If you're looking for someplace to bone up on Ant-Man comics in light of the new movie, the most recent series by Nick Spencer and Ramon Rosanas is a great place to start. It's a fun and zippy adventure series with a sharp sense of humor and a lot of heart.
Like the movie, the series focuses on Scott Lang, the thief-turned-superhero who succeeded the old Ant-Man, Hank Pym. We follow Scott as he moves to Miami to be closer to his daughter Cassie, who is currently living with her mom, Scott's estranged ex-wife. Determined to prove himself but lacking the skills and prosthetics to pull a Mrs. Doubtfire-like con, Scott instead starts his own enterprise: Ant-Man Security Solutions.
Using the shady tricks of his past to go straight seems like a smart idea, but it doesn't always work as planned.
Scott enlists Z-level supervillains Grizzly and Machinesmith to help him build out his small business, but his activities ended up attracting the attention of real bad guys. Well, third party bad guys who were contracted by real bad guys. Thankfully, Scott has an army of moldable ants he can use to punch goons like Taskmaster.
In the end, Ant-Man will probably always be a B-tier superhero, but that's what makes his adventures so enjoyable. Sure, he's kind of a cad. Sure, he'll shirk responsibility at the first possible chance. But he's also the underdog. Scott will always try to do the right thing in the end, especially when it comes to his daughter.
The series makes clever use of the premise of a down-on-his-luck superhero. When Scott runs out of toothpaste, he uses his powers to shrink down and go inside the tube to make the most of the last few dregs. Instead of renting an expensive Miami apartment, Scott buys an Iron Man playset and lives inside. Cassie is more than happy with her dad's new digs, especially because it means a cell phone becomes a giant-screen TV.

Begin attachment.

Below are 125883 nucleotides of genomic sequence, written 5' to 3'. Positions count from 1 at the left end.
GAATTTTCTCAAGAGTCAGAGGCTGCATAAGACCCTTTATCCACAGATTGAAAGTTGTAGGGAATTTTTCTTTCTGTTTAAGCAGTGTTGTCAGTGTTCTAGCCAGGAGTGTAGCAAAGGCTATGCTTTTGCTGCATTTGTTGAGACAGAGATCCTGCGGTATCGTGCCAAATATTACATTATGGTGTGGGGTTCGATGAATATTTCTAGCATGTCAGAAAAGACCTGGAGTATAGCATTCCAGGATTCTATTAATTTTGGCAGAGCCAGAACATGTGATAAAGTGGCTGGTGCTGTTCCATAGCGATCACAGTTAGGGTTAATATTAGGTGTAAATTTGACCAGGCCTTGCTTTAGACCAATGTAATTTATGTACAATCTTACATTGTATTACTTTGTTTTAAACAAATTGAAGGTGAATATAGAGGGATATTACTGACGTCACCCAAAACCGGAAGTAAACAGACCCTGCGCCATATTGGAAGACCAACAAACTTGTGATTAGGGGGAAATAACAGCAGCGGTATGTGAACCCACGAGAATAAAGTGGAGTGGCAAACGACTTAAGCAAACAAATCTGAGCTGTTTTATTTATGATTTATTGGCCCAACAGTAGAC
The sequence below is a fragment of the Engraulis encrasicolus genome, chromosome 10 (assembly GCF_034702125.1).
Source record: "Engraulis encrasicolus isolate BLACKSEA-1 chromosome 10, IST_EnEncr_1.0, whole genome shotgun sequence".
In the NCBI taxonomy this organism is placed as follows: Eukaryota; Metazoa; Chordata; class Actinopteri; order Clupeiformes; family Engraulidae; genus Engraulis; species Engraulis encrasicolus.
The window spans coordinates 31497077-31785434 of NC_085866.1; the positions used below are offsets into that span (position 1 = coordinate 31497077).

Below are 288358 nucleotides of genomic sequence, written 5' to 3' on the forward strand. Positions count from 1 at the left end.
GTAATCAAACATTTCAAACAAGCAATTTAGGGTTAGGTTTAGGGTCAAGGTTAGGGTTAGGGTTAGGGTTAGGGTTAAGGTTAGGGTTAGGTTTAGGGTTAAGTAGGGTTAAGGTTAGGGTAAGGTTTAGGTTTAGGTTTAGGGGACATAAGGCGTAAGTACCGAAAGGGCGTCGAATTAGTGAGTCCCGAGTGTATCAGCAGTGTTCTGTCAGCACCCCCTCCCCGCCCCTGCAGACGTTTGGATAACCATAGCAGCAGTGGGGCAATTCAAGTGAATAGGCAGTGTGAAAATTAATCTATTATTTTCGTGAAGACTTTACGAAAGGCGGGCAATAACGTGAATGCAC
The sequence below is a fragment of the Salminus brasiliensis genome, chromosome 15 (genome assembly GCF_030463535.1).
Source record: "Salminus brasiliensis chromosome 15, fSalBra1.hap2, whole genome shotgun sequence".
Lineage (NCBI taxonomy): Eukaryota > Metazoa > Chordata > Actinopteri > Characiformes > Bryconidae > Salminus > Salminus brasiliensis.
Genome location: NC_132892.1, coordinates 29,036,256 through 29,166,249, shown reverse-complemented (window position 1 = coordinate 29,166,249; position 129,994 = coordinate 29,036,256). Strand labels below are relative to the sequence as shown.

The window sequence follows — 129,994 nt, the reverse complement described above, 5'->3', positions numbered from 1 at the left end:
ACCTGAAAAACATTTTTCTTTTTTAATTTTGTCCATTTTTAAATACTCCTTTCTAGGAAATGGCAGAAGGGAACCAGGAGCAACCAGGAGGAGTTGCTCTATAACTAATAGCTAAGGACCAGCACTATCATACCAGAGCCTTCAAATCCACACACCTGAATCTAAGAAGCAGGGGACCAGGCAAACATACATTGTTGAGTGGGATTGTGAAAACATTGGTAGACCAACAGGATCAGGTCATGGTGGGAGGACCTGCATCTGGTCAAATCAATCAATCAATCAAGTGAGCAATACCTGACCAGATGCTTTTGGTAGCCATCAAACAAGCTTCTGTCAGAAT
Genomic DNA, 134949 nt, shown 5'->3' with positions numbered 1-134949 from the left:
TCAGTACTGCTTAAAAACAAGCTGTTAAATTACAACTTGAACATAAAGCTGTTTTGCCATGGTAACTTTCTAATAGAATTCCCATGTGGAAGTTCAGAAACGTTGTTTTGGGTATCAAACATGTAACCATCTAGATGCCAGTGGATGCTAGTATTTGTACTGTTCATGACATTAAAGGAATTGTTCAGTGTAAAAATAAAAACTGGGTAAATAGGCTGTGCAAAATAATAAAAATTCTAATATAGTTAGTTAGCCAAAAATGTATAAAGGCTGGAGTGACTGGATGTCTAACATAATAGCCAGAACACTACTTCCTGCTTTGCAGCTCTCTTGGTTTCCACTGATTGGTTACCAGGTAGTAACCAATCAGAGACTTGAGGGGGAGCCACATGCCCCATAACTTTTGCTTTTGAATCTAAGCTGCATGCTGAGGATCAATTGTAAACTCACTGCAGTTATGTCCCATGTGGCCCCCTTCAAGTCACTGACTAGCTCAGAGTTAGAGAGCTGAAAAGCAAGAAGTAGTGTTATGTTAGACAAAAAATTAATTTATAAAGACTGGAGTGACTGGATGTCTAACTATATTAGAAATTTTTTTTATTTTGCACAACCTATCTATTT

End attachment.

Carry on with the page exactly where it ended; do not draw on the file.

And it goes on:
Now that we've gotten genuine character moments and heartfelt emotion out of the way, we can get to some old fashioned ultraviolence.
Here's the thing about Scott Lang and his daughter Cassie: They've both been dead at various points in comics history. Scott was killed by Scarlet Witch, then brought back to life only to immediately witness the death of Cassie at the hands of Doctor Doom. This understandably enraged Scott, but he didn't get his revenge on Doom until the end of Matt Fraction and Mike Allred's run on the Fantastic Four Spinoff comic FF.
The wait was totally worth it.
I can't express enough how rad this is. Doctor Doom is basically Iron Man plus Doctor Strange wrapped up in an evil dictator. And this isn't a clone or a Doombot -- Scott is actually crushing Victor Von Doom's actual gauntlets, before he proceeds to tear him limb from limb.
Since when was Ant-Man this powerful? It takes some comic book science to explain it. See, up to this point, Scott and the others who took up the mantle of Ant-Man were using Pym Particles to shrink and grow at will. But starting with this story arc, Scott discovered that Pym Particles can do more than just change the size -- they can also shift the strength and durability of the user. Translated to movie terms, this kind of ability would bump up Ant-Man to Thor levels of power, maybe even beyond. It doesn't matter that Marvel doesn't have the rights to Doctor Doom on film -- an Ant-Man that packs this kind of punch could go up against Thanos.
With this newfound power, Scott beat the everloving shit of the man who killed his daughter. On top of that, he made Doom think he killed a child.
Valeria Richards, daughter of Reed Richards and Sue Storm, had become like a daughter to Doom; the thought that he accidentally killed one of the only people in the world that understood him shook Victor to his very core. Of course, it was just a ruse and Val was perfectly fine, but that doesn't change the fact that Ant-Man was able to destroy Doctor Doom physically and emotionally.
Moral of the story: Don't fuck with Ant-Man.